Sanjeev Kapoor talks about keeping an eye on the ever-evolving food scene

“Banana chips coated with dark chocolate. Would it work? Like a dream. It would be like having a piece of salted caramel chocolate,” says chef Sanjeev Kapoor, discussing ideas on how to take the popular Kerala snack to a global audience. The chef, entrepreneur and TV personality, best known for his popular cookery show Khana Khazana, was in the city to meet fans at his restaurant chain The Yellow Chilli, which has 27 restaurants in India, and 16 restaurants worldwide.

The 55-year-old has a finger in every pie. He has a cookbook empire with over 150 titles mostly in English, Hindi, Marathi and Gujarati, Khana Khazana, a brand of food products, Food Food, a 24-hour satellite cookery channel, Sanjeev Kapoor Official App, a platform for his fans to stay connected with him… and now, a skill on Amazon Alexa under Sanjeev Kapoor Recipes and Klovechef. “Every pie is ultimately about food. Every business of mine has food at its core; only the media of reach is different,” he says.

It is all happening so fast, it seems like Sanjeev is still coming to grips with how quickly his business is expanding. He sounds perplexed when asked about his cookery game app, currently up on the Google Playstore. “But we are still working on it,” he says, puzzled. A phone call later, he grins and states that the test mode for android is what is up on Google Playstore. The chef-entrepreneur plays himself in the game. He is seeking an interesting restaurant to feature in his reality cookery show.

“People love to play games on their mobile phone, especially food games. In our game, players can cook a meal, create their own restaurant and build a cooking empire. Not only does the game demonstrate the challenges of being a chef, it will hopefully carry motivational messages.”

A tech enthusiast, Sanjeev enjoys keeping himself up-to-date with the latest in the industry. Sanjeev chuckles recalling how at a Smart Kitchen summit in Seattle recently, what many at the convention went gaga over, was something he had already introduced.

The man, who “enjoys being a step ahead of the rest” claims he has the ability to spot trends. Sanjeev says: “I was in Los Angles when I noticed my taxi driver relying on his phone for music, directions, traffic alerts... I smelt a possibility in voice technology, just like how I realised earlier on that in my restaurants I can only serve a few thousand a day, whereas on a YouTube channel, I can reach one million subscribers at one go and so, started one.”

As Sanjeev needed to understand the ‘voice medium’, he began hosting a cookery show, ‘Khana Aur Ghana’, on radio.

The savvy entrepreneur is currently working with Amazon’s Alexa for voice-based recipes. “You can ask Alexa for a recipe and there will be a step-by-step voice instruction. There’s a lot of work that goes into it: the technology, recipes, voice...,” says Sanjeev, adding that he has started integrating voice technology into a few of his Wonderchef products.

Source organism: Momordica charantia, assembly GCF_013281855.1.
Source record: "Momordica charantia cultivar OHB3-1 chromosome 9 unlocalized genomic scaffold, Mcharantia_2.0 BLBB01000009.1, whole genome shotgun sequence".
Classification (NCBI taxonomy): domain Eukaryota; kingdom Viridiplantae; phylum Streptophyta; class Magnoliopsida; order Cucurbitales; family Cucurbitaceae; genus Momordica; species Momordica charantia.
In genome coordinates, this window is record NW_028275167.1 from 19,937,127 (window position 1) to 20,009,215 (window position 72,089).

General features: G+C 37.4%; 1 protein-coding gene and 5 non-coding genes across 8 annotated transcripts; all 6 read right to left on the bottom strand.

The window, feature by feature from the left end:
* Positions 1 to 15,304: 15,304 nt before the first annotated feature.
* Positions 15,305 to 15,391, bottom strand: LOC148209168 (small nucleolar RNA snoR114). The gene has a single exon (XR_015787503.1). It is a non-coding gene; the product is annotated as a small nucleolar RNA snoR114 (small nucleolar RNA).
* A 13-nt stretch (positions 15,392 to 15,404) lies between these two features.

It’s all about convergence
  • People are embracing regional Indian cuisines like never before today. Convergence is happening and a dosa is as much a part of Kerala as is to Punjab. At my home, we have a South Indian dish for breakfast at least twice a week. Even my mom, who is not exposed to a diversity of food, enjoys her ragi dosa and idlis. I was trolled for introducing Malabar paneer, people complained saying paneer is a foreign ingredient in Malabari dishes. I am a chef and my job is to keep on creating new and innovative recipes. The ingredients, technology and local complexities push me to create something new. We talk about authenticity, but that is a relative word. Our grandmothers would probably refute to what we call authentic these days. Who knows people might start calling noodles biriyani authentic in the years to come.

“In fact, our Nutri-Pot is now paired with a customised app.” The app, available on Google Play Store and Apple App Store, is integrated with Alexa. “The app helps users navigate through my recipes easily,” says Sanjeev, pointing out how recipes are now no longer noted down in diaries to be passed down from generation to generation. “From diaries, it moved to cookery books, then TV cookery shows. Soon, television was no longer the only screen audiences were hooked to, social media had appeared. Now, with mobile phones, recipes are available at the touch of a button. Mediums may change, but the content remains the same. Also, while food viewership has increased, it is on the digital front.”

Asked if the concept of dining at restaurants will fade as home food deliveries gain prominence, Sanjeev says: “That’s like saying there is no business at movie theatres. However, my colleagues were laughing at me when I said restaurants will soon be a place where you can bring in food from anywhere; it will be like a pot luck, with some bringing home-cooked meals, while others offer food from restaurants; it will be a place where people will fulfil their social need.” Guess we will have to step back and see if his eye for trends, holds true.

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Printable version | Jan 29, 2022 10:06:46 AM |

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